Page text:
The economists Thomas Piketty, Emmanuel Saez, Facundo Alvaredo and Anthony Atkinson have played a big role in helping analyse and popularise the role that tax rate cuts for wealthy folk play in fostering economic inequality, particularly the income shares of the top 1 percent of people compared to everyone else. As they put it in 2013:
“The evolution of top tax rates is strongly negatively correlated with changes in pre-tax income concentration.”
Their findings have of course been attacked, not least by certain players keen for taxes on wealthy people to stay low.
Now there’s a new US-focused study by Douglas Campbell and Lester Lusher, called Drivers of Inequality: Trade Shocks versus Top Marginal Tax Rates. It seeks to check on these findings:
Last month Pascal Saint-Amans, head of tax for the OECD, spoke to the Wall Street Journal, in an article subtitled The argument against taxing capital income relatively more than wages is losing its force. He said:
“For the past 30 years we’ve been saying don’t try to tax capital more because you’ll lose it, you’ll lose investment. Well this argument is dead, so it’s worth revisiting the whole story,” Pascal Saint-Amans, the OECD’s tax chief, said in an interview.”
This particular article came to our attention via the Fair Skat blog, which sketches out the implications – and they are highly significant. The usual story goes something like this:
Why did the vibrant social democratic traditions of Europe and North America collapse so swiftly in the face of the pervasive propaganda of the neoliberal project?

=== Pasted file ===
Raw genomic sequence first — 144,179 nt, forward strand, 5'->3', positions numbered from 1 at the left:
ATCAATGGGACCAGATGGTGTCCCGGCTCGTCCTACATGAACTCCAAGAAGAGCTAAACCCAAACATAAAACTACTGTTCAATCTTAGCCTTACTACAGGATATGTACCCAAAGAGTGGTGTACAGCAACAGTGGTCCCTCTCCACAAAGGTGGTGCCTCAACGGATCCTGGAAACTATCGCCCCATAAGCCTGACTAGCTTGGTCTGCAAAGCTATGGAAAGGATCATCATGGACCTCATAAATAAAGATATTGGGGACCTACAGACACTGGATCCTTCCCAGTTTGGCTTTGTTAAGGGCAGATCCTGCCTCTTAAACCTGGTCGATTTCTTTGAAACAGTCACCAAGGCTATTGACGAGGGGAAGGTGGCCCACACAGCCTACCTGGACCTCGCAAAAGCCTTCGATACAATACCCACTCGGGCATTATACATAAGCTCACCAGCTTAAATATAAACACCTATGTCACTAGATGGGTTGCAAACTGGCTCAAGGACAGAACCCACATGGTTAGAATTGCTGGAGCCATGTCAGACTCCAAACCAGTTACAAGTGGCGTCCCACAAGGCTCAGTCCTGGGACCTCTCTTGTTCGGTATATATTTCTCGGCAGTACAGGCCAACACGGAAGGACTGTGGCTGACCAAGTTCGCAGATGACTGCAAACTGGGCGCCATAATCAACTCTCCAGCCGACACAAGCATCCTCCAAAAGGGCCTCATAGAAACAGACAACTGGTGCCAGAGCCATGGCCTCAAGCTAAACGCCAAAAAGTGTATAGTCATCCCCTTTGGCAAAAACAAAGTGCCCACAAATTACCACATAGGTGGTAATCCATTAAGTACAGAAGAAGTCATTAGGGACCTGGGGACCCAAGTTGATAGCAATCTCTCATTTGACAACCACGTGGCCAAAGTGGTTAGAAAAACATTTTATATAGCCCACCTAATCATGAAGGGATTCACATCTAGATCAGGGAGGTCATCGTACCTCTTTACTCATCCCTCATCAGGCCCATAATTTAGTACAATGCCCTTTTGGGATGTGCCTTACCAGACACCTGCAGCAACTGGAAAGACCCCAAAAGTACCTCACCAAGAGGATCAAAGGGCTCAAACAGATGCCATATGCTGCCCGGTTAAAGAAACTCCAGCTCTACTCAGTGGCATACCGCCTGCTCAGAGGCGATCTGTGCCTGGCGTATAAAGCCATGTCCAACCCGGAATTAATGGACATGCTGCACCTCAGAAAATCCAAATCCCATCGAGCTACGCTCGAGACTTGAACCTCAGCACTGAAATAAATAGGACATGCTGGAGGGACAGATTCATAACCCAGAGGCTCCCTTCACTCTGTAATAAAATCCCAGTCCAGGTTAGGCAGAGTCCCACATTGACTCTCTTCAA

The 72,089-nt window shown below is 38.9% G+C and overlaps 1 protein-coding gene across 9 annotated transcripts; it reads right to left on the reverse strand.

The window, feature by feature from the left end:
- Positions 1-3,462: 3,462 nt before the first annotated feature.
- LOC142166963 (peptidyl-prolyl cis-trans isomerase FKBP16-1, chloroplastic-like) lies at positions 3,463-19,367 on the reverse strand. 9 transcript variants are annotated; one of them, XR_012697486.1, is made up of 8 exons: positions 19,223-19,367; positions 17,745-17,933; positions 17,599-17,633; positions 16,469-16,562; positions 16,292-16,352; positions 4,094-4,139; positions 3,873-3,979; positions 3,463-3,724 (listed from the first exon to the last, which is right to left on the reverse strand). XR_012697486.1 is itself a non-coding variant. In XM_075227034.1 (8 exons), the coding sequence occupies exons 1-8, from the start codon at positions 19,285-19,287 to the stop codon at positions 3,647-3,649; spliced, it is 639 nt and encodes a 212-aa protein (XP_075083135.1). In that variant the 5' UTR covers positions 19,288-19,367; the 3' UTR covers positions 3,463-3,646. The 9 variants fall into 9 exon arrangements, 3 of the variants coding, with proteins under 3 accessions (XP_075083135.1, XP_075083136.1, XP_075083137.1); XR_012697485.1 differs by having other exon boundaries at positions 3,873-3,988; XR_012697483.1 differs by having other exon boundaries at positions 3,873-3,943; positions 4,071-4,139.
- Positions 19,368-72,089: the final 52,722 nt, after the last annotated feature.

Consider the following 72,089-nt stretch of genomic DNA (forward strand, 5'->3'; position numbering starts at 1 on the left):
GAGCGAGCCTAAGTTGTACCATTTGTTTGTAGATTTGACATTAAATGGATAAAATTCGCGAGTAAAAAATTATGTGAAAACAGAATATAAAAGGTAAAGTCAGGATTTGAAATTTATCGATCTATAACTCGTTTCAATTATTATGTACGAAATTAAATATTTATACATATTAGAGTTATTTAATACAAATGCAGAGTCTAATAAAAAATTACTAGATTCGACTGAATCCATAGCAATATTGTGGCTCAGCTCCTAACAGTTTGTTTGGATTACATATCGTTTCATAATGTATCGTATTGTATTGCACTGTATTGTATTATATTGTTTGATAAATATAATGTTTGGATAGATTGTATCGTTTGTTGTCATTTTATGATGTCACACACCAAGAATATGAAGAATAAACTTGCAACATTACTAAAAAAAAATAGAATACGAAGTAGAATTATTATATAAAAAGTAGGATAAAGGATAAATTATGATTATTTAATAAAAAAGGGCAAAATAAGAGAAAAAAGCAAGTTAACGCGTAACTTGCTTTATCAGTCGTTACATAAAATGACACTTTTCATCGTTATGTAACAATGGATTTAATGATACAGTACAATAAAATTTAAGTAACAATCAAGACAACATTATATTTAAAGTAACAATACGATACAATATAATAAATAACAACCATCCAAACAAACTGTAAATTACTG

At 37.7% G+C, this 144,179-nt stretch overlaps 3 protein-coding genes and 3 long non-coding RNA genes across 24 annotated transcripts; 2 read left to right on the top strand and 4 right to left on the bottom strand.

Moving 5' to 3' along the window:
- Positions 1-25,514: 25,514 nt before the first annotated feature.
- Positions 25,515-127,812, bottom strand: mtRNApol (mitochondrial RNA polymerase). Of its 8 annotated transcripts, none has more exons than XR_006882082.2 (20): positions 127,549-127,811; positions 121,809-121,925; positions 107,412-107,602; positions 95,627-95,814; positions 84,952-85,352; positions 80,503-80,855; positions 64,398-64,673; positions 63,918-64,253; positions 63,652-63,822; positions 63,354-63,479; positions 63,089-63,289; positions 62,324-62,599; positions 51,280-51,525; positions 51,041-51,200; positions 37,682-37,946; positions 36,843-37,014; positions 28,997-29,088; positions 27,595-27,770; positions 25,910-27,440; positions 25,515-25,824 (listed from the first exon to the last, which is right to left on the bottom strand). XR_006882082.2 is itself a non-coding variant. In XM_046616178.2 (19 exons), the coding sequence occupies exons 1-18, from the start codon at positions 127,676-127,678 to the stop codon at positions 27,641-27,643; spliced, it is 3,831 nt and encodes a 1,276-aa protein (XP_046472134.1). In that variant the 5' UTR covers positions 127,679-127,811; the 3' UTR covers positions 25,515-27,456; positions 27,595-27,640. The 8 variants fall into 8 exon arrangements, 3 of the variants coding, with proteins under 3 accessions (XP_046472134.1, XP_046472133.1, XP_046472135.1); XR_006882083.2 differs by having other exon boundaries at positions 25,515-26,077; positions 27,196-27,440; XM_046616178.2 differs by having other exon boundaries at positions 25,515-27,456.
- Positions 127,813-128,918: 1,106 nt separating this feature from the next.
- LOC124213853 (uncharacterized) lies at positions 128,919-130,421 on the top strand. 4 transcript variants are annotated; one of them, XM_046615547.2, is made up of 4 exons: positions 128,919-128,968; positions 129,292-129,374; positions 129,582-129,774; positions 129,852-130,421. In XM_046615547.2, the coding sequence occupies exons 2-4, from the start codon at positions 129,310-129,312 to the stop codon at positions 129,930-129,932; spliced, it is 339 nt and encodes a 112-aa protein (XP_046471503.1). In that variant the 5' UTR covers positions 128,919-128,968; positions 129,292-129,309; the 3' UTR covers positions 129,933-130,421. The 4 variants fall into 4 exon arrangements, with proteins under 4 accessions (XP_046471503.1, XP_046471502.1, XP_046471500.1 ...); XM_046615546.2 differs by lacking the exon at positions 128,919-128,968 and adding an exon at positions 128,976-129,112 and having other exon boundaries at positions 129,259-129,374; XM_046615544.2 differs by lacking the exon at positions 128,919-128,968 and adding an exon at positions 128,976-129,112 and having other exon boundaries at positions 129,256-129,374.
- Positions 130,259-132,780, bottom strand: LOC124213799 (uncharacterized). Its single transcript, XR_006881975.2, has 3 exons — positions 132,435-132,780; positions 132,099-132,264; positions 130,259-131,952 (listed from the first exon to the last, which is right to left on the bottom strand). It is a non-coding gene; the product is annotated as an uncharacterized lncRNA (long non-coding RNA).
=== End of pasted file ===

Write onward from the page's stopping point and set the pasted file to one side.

Tax is one of the key battlegrounds in the UK’s general election due on May 7. No tax is more important than the income tax, and debates about the wisdom of cutting or hiking the top rate of income tax seem likely to heat up as polling nears. Some political parties advocate raising the top tax rate from the current 45 percent, while others think that it’s a good idea to cut rates further, partly in the name of ‘competitiveness’.
Where the parties stand on top income tax rates
The Labour government increased the top income tax rate for anyone earning above £150,000 per year from 40 to 50 percent from April 2010, the first increase since 1974. The coalition government cut the rate to 45 percent in April 2013.
Current manifesto pledges are:
- Conservative: haven’t ruled out a cut in the top rate to below 45p in the £
- Labour: will restore the top rate to 50p
- Liberal Democrats: no specific pledges on top rate.
- Green Party: a top rate of 60p in the £
- SNP: has said it supports a top rate of 50p.
- UKIP: a 40p top rate.
- Plaid Cymru: a 50p top rate
Now TJN publishes a major new analysis of the evidence (press release here), written for TJN by John Thompson, an independent analyst. It shows that the debates on the top rate of income tax hinge on official estimates from HM Revenue and Customs (HMRC,) which were published in 2012 and remain the baseline for judging the revenue effects. Thompson’s report shows that the figures are so uncertain as to be of little or no value in determining tax policy. Although it’s a UK-focused report, his findings are likely to have a wider relevance internationally. As we note in our press release:
It’s a good question. Now, an Australian story, via The Guardian:
“Treasurer Joe Hockey has said Australia is “losing control of our destiny from a taxation perspective” because of “holes” in the tax treatment of multinational corporations, as a parliamentary committee prepares to grill global companies about the tax they pay and former tax officials warn that the tax office has lost the expertise to tackle the problem.”